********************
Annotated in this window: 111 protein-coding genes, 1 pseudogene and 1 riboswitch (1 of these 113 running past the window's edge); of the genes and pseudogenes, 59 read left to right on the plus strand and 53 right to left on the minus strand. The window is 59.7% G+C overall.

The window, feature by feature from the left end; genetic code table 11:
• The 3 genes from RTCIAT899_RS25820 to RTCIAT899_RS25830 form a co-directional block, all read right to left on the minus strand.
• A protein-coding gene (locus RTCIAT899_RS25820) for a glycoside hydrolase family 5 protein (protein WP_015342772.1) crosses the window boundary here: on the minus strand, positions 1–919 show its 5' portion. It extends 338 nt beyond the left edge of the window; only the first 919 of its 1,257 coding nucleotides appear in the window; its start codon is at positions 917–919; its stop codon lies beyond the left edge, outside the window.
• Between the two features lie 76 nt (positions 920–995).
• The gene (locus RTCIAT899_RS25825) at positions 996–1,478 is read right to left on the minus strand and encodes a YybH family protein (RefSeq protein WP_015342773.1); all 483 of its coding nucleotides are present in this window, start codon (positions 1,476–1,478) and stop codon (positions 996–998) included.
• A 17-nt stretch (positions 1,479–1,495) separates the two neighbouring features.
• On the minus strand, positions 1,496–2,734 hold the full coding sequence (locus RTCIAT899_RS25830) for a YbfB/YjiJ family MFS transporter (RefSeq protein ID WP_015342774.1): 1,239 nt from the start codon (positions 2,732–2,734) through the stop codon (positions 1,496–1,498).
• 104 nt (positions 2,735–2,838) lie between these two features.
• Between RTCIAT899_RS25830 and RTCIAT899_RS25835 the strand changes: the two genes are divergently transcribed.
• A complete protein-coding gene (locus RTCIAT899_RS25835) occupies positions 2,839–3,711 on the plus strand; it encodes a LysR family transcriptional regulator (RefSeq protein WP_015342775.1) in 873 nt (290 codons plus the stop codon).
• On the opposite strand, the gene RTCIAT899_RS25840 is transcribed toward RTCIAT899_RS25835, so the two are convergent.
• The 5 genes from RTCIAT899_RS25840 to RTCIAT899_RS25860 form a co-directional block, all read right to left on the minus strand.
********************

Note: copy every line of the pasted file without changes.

Annotated in this window: 111 protein-coding genes, 1 pseudogene and 1 riboswitch (1 of these 113 running past the window's edge); of the genes and pseudogenes, 59 read left to right on the plus strand and 53 right to left on the minus strand. The window is 59.7% G+C overall.

The window, feature by feature from the left end; genetic code table 11:
• The 3 genes from RTCIAT899_RS25820 to RTCIAT899_RS25830 form a co-directional block, all read right to left on the minus strand.
• A protein-coding gene (locus RTCIAT899_RS25820) for a glycoside hydrolase family 5 protein (protein WP_015342772.1) crosses the window boundary here: on the minus strand, positions 1–919 show its 5' portion. It extends 338 nt beyond the left edge of the window; only the first 919 of its 1,257 coding nucleotides appear in the window; its start codon is at positions 917–919; its stop codon lies beyond the left edge, outside the window.
• Between the two features lie 76 nt (positions 920–995).
• The gene (locus RTCIAT899_RS25825) at positions 996–1,478 is read right to left on the minus strand and encodes a YybH family protein (RefSeq protein WP_015342773.1); all 483 of its coding nucleotides are present in this window, start codon (positions 1,476–1,478) and stop codon (positions 996–998) included.
• A 17-nt stretch (positions 1,479–1,495) separates the two neighbouring features.
• On the minus strand, positions 1,496–2,734 hold the full coding sequence (locus RTCIAT899_RS25830) for a YbfB/YjiJ family MFS transporter (RefSeq protein ID WP_015342774.1): 1,239 nt from the start codon (positions 2,732–2,734) through the stop codon (positions 1,496–1,498).
• 104 nt (positions 2,735–2,838) lie between these two features.
• Between RTCIAT899_RS25830 and RTCIAT899_RS25835 the strand changes: the two genes are divergently transcribed.
• A complete protein-coding gene (locus RTCIAT899_RS25835) occupies positions 2,839–3,711 on the plus strand; it encodes a LysR family transcriptional regulator (RefSeq protein WP_015342775.1) in 873 nt (290 codons plus the stop codon).
• On the opposite strand, the gene RTCIAT899_RS25840 is transcribed toward RTCIAT899_RS25835, so the two are convergent.
• The 5 genes from RTCIAT899_RS25840 to RTCIAT899_RS25860 form a co-directional block, all read right to left on the minus strand.